Mr Price outlet at Chris Hani Chrossing in Vosloorus .photo by Simphiwe Mbokazi 3

Johannesburg - The sustained weakness in the rand against major global currencies such as the dollar, sterling and euro will have implications for most sectors of the economy and is expected to make already tough economic conditions even tougher for consumers.

Clothing retailers have indicated that if the rand remained at current levels, double-digit price increases would be unavoidable in the second half of the year. The prospect of significantly higher import prices is encouraging most retailers to look to local sources of supply.

While in theory the weaker rand should lead to a reduction in imports and an increase in exports, commentators point out that a number of factors will prevent exports from benefiting fully. These factors included subdued demand in South Africa’s traditional trading partners – in particular Europe, where government measures to boost economic growth have had limited success.

In addition, import parity pricing by companies that are dominant in their markets, such as Sasol and ArcelorMittal South Africa, will force local manufacturers to pay significantly higher dollar-based prices for critical intermediate goods. A related factor is the impact of critical inputs that are priced in dollars, such as oil and petrol.

Coenraad Bezuidenhout, the executive director of the Manufacturing Circle, also pointed out that high increases in administered prices were a restraining factor.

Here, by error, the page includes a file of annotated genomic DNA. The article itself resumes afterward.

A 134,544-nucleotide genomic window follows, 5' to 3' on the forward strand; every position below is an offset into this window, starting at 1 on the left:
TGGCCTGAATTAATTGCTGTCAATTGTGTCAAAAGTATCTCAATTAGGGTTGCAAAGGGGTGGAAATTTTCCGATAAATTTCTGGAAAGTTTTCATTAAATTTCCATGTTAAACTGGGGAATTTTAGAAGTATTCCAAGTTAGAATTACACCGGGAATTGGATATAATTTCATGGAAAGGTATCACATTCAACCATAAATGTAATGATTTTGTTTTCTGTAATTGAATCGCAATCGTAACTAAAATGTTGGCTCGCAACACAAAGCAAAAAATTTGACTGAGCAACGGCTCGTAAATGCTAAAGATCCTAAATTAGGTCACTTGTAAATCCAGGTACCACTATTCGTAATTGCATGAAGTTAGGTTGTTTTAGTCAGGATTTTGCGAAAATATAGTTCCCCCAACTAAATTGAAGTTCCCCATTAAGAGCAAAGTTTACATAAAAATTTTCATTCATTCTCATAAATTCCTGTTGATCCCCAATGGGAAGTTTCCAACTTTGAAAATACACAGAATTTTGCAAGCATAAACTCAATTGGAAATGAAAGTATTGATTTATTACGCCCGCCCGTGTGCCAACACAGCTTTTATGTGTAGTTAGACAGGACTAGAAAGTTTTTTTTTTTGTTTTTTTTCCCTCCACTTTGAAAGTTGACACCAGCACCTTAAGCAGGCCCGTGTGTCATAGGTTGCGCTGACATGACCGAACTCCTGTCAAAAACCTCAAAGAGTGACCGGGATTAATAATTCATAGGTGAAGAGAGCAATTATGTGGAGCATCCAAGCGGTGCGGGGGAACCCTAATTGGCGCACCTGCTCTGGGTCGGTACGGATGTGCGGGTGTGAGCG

Bezuidenhout said that while there had been improvements with regard to electricity pricing, a major challenge remained the security of supply for electricity and water.

Trade and Industry Minister Rob Davies has welcomed the rand’s weakness. A spokesman for the Department of Trade and Industry (dti) told Business Report yesterday that the major challenge on the currency front was volatility rather than weakness.

He said that while there had been some contraction in manufacturing capacity in 2009, it had emerged “reasonably unscathed” from the recession.

“The array of dti incentives has helped companies to keep their heads above water.”

A critical aspect of those incentives has been to ensure that support is conditional on increased competitiveness.

“While a major focus of government incentives has been the motor industry, the dti has also been closely involved in the clothing and textile sector.

“Over the past three years it has provided approximately R2.3 billion in incentives aimed at boosting productive capacity in the sector. We’re not quite out of the woods but the industry has emerged with its capacity relatively intact and its competitiveness has improved.”

A major beneficiary of the dti’s incentives has been Seardel, one of the largest clothing and textile manufacturers in the country.

In its most recent annual report, the Seardel board acknowledged the importance of the dti’s incentive programme, which provided the company with the “ability to modernise and upgrade” its facilities, adding “no doubt these programmes have had success in sustaining jobs which otherwise would have been lost”.

Ronnie Stein at Foschini, which has done the most among the major clothing retailers to promote local sourcing, said the slump in the rand would affect the group only in the next summer season.

The group had hedged its currency exposure for its winter range, “but if the weakness continues, all the clothing retailers will be looking at double-digit inflation in the second half of the year”.

Stein said 65 percent of Foschini’s clothing for women was made in South Africa, but because a lot of fabric had to be imported it would be difficult to avoid increased costs. “We are constantly working on increasing our local sourcing.”

Edcon, which has considerably less reliance on local sources, is looking at ways to increase its supplies from local and regional producers. - Business Report